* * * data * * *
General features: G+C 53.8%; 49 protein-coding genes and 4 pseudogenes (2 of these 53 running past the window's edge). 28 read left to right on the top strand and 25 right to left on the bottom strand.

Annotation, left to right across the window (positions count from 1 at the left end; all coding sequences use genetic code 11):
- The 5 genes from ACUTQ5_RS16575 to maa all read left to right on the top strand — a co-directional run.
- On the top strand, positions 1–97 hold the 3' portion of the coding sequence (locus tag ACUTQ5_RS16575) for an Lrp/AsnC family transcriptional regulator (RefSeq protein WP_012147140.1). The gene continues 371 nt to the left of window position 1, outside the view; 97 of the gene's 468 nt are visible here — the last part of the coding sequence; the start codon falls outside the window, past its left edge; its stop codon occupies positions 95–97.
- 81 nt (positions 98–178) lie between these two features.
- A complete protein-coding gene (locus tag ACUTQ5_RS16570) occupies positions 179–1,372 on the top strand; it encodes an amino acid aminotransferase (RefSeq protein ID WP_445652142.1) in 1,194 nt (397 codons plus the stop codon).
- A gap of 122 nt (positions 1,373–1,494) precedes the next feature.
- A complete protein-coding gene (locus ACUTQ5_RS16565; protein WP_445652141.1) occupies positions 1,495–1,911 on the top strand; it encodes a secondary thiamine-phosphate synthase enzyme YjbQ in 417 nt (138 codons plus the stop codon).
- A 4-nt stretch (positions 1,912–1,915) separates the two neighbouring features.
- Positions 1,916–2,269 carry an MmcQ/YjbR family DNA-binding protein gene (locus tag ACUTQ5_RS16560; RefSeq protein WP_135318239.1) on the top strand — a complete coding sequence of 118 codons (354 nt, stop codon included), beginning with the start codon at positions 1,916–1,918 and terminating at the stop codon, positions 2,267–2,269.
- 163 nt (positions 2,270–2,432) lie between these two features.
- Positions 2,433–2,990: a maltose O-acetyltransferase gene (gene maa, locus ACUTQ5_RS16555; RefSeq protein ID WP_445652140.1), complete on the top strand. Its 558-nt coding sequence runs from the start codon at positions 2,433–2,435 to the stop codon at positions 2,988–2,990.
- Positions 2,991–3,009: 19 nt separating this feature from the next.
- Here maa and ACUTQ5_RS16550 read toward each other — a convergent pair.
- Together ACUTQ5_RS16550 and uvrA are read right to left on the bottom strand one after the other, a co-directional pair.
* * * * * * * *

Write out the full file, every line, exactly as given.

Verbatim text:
General features: G+C 53.8%; 49 protein-coding genes and 4 pseudogenes (2 of these 53 running past the window's edge). 28 read left to right on the top strand and 25 right to left on the bottom strand.

Annotation, left to right across the window (positions count from 1 at the left end; all coding sequences use genetic code 11):
- The 5 genes from ACUTQ5_RS16575 to maa all read left to right on the top strand — a co-directional run.
- On the top strand, positions 1–97 hold the 3' portion of the coding sequence (locus tag ACUTQ5_RS16575) for an Lrp/AsnC family transcriptional regulator (RefSeq protein WP_012147140.1). The gene continues 371 nt to the left of window position 1, outside the view; 97 of the gene's 468 nt are visible here — the last part of the coding sequence; the start codon falls outside the window, past its left edge; its stop codon occupies positions 95–97.
- 81 nt (positions 98–178) lie between these two features.
- A complete protein-coding gene (locus tag ACUTQ5_RS16570) occupies positions 179–1,372 on the top strand; it encodes an amino acid aminotransferase (RefSeq protein ID WP_445652142.1) in 1,194 nt (397 codons plus the stop codon).
- A gap of 122 nt (positions 1,373–1,494) precedes the next feature.
- A complete protein-coding gene (locus ACUTQ5_RS16565; protein WP_445652141.1) occupies positions 1,495–1,911 on the top strand; it encodes a secondary thiamine-phosphate synthase enzyme YjbQ in 417 nt (138 codons plus the stop codon).
- A 4-nt stretch (positions 1,912–1,915) separates the two neighbouring features.
- Positions 1,916–2,269 carry an MmcQ/YjbR family DNA-binding protein gene (locus tag ACUTQ5_RS16560; RefSeq protein WP_135318239.1) on the top strand — a complete coding sequence of 118 codons (354 nt, stop codon included), beginning with the start codon at positions 1,916–1,918 and terminating at the stop codon, positions 2,267–2,269.
- 163 nt (positions 2,270–2,432) lie between these two features.
- Positions 2,433–2,990: a maltose O-acetyltransferase gene (gene maa, locus ACUTQ5_RS16555; RefSeq protein ID WP_445652140.1), complete on the top strand. Its 558-nt coding sequence runs from the start codon at positions 2,433–2,435 to the stop codon at positions 2,988–2,990.
- Positions 2,991–3,009: 19 nt separating this feature from the next.
- Here maa and ACUTQ5_RS16550 read toward each other — a convergent pair.
- Together ACUTQ5_RS16550 and uvrA are read right to left on the bottom strand one after the other, a co-directional pair.